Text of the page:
By the mid-nineteenth Century there was still a significant number of recruits to the army who could not read and write and only one in a hundred was thought to be able to claim 'a superior degree of education'. Individual regiments had made haphazard attempts to hire instructors or conduct courses. Much education was left to the discretion of the units NCOs. The Corps of Army Schoolmasters was therefore created to solve these inconsistencies in 1845. However, there was some resistance from some senior officers who believed that education might be bad for education in that it might encourage soldiers to feel confident to question their superiors.
Notwithstanding complaints, the corps was initially staffed by Warrant Officers and senior NCOs who could call upon civilian teachers from 1848 if it was thought necessary. The Crimean War led to a further reorganisation with the creation of the Council for Military Education in 1857. In 1859 this body took over responsibility for Army schools and libraries which meant that in addition to teaching the soldiers, they might also be called upon to teach the children of serving soldiers.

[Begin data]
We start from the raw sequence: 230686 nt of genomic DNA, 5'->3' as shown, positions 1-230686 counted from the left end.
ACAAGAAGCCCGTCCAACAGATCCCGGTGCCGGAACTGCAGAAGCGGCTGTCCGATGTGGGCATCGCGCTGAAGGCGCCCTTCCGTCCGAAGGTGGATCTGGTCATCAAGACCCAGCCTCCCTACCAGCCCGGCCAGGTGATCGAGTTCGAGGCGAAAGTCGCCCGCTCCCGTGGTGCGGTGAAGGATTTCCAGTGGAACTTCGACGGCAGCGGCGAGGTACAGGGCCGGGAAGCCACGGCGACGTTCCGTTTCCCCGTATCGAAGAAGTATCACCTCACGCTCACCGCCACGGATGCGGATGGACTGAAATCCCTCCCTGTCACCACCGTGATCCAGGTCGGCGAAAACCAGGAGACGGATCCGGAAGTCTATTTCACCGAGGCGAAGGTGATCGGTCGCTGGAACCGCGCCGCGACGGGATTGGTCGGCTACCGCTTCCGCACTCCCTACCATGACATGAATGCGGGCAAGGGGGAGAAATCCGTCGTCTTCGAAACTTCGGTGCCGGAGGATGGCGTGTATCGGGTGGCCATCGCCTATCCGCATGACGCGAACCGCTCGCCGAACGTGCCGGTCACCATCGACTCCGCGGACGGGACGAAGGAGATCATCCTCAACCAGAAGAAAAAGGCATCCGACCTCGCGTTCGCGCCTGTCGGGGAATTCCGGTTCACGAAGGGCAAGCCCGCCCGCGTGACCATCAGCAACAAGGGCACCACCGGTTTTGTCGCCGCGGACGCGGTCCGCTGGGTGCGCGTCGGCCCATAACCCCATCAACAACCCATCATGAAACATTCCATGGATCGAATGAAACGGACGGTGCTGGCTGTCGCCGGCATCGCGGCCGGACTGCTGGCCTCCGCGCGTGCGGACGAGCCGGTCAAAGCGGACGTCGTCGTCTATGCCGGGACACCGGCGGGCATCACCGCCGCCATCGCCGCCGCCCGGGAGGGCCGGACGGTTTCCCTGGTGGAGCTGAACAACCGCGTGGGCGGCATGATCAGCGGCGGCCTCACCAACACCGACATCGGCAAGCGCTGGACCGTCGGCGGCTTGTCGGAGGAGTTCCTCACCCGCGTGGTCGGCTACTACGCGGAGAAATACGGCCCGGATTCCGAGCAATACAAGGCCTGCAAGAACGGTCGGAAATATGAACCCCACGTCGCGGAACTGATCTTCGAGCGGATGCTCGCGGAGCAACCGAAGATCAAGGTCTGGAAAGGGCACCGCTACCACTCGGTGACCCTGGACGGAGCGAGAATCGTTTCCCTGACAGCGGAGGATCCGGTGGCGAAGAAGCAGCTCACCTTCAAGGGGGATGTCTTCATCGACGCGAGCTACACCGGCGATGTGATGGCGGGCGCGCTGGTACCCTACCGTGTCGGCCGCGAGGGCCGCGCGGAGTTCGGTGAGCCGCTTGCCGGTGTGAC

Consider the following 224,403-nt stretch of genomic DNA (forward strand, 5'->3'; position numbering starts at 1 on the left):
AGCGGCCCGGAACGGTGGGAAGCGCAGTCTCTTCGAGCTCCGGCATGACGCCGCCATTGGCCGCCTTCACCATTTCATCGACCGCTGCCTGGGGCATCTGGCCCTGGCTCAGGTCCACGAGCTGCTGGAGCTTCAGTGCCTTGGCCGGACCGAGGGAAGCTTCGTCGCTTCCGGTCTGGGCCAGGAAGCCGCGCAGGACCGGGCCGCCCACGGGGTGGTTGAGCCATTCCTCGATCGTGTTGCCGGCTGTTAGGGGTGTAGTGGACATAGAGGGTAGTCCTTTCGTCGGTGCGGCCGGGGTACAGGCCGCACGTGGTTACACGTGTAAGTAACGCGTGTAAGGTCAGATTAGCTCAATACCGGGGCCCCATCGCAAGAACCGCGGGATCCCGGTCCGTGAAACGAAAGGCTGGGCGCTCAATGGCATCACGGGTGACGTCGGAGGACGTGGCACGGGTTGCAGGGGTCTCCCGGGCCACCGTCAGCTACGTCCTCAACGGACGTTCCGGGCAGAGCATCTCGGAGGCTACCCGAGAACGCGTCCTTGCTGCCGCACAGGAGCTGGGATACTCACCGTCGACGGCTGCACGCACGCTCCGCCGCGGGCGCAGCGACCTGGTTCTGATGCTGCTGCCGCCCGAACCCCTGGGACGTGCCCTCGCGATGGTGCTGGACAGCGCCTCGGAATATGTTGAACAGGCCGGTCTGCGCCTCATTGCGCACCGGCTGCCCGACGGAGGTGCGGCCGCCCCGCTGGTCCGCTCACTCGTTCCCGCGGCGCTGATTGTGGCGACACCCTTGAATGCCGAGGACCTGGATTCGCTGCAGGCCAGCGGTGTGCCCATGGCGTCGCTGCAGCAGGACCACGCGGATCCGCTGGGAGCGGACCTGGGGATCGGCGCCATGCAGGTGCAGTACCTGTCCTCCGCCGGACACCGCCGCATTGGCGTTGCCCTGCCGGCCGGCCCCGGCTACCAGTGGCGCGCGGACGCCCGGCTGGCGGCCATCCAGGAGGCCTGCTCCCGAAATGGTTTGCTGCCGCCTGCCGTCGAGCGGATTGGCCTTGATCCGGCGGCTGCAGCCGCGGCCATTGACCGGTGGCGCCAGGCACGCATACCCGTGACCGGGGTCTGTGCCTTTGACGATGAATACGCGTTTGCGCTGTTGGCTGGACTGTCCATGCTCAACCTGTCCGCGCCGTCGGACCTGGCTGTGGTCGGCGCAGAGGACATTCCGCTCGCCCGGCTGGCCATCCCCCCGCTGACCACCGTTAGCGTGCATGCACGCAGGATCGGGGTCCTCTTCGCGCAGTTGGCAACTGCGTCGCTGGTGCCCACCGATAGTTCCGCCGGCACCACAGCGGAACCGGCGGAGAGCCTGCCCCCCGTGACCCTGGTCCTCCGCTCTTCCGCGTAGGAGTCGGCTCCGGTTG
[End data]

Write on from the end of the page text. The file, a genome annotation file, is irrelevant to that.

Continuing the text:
The War Office appointed a Director General of Military Education in 1870 at the behest of Sir Garnet Wolseley who was one of the more enlightened commanders who believed strongly that an educated soldier was a better soldier.